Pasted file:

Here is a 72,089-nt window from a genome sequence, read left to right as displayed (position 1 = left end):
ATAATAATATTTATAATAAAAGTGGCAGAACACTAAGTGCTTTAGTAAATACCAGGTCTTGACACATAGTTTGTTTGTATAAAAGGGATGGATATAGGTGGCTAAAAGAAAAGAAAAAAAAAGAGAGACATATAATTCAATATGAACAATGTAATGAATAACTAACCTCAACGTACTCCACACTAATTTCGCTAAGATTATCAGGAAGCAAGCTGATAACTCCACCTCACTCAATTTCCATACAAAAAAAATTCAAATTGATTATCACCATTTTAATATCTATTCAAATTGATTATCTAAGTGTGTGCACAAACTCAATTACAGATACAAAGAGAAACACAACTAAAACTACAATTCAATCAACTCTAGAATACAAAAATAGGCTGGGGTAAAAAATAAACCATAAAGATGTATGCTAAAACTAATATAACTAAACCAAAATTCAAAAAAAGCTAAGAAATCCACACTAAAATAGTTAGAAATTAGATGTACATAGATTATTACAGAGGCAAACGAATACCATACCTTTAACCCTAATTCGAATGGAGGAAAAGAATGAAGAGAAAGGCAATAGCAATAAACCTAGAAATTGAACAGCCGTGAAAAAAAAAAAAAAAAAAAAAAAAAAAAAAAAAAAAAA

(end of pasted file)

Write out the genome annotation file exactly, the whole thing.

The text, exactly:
Here is a 72,089-nt window from a genome sequence, read left to right as displayed (position 1 = left end):
ATAATAATATTTATAATAAAAGTGGCAGAACACTAAGTGCTTTAGTAAATACCAGGTCTTGACACATAGTTTGTTTGTATAAAAGGGATGGATATAGGTGGCTAAAAGAAAAGAAAAAAAAAGAGAGACATATAATTCAATATGAACAATGTAATGAATAACTAACCTCAACGTACTCCACACTAATTTCGCTAAGATTATCAGGAAGCAAGCTGATAACTCCACCTCACTCAATTTCCATACAAAAAAAATTCAAATTGATTATCACCATTTTAATATCTATTCAAATTGATTATCTAAGTGTGTGCACAAACTCAATTACAGATACAAAGAGAAACACAACTAAAACTACAATTCAATCAACTCTAGAATACAAAAATAGGCTGGGGTAAAAAATAAACCATAAAGATGTATGCTAAAACTAATATAACTAAACCAAAATTCAAAAAAAGCTAAGAAATCCACACTAAAATAGTTAGAAATTAGATGTACATAGATTATTACAGAGGCAAACGAATACCATACCTTTAACCCTAATTCGAATGGAGGAAAAGAATGAAGAGAAAGGCAATAGCAATAAACCTAGAAATTGAACAGCCGTGAAAAAAAAAAAAAAAAAAAAAAAAAAAAAAAAAAAAAA